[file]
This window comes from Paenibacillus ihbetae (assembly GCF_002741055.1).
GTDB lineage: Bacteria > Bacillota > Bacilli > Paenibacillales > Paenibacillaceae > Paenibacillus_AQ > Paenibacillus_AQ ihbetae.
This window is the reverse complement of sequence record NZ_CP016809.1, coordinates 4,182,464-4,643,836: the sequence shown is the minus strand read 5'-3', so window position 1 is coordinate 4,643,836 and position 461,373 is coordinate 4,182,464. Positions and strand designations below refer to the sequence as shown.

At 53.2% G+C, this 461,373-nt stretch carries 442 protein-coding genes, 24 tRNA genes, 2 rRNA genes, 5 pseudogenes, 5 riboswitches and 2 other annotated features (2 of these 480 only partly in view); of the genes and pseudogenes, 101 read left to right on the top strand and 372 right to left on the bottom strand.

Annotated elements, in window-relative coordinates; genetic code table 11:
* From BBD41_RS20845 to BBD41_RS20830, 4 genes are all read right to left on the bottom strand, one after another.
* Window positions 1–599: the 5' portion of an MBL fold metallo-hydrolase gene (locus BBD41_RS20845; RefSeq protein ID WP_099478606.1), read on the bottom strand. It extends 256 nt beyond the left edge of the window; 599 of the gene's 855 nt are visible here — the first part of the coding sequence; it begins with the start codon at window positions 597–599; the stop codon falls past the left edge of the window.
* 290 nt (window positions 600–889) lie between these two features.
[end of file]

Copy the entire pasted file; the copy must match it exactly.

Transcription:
This window comes from Paenibacillus ihbetae (assembly GCF_002741055.1).
GTDB lineage: Bacteria > Bacillota > Bacilli > Paenibacillales > Paenibacillaceae > Paenibacillus_AQ > Paenibacillus_AQ ihbetae.
This window is the reverse complement of sequence record NZ_CP016809.1, coordinates 4,182,464-4,643,836: the sequence shown is the minus strand read 5'-3', so window position 1 is coordinate 4,643,836 and position 461,373 is coordinate 4,182,464. Positions and strand designations below refer to the sequence as shown.

At 53.2% G+C, this 461,373-nt stretch carries 442 protein-coding genes, 24 tRNA genes, 2 rRNA genes, 5 pseudogenes, 5 riboswitches and 2 other annotated features (2 of these 480 only partly in view); of the genes and pseudogenes, 101 read left to right on the top strand and 372 right to left on the bottom strand.

Annotated elements, in window-relative coordinates; genetic code table 11:
* From BBD41_RS20845 to BBD41_RS20830, 4 genes are all read right to left on the bottom strand, one after another.
* Window positions 1–599: the 5' portion of an MBL fold metallo-hydrolase gene (locus BBD41_RS20845; RefSeq protein ID WP_099478606.1), read on the bottom strand. It extends 256 nt beyond the left edge of the window; 599 of the gene's 855 nt are visible here — the first part of the coding sequence; it begins with the start codon at window positions 597–599; the stop codon falls past the left edge of the window.
* 290 nt (window positions 600–889) lie between these two features.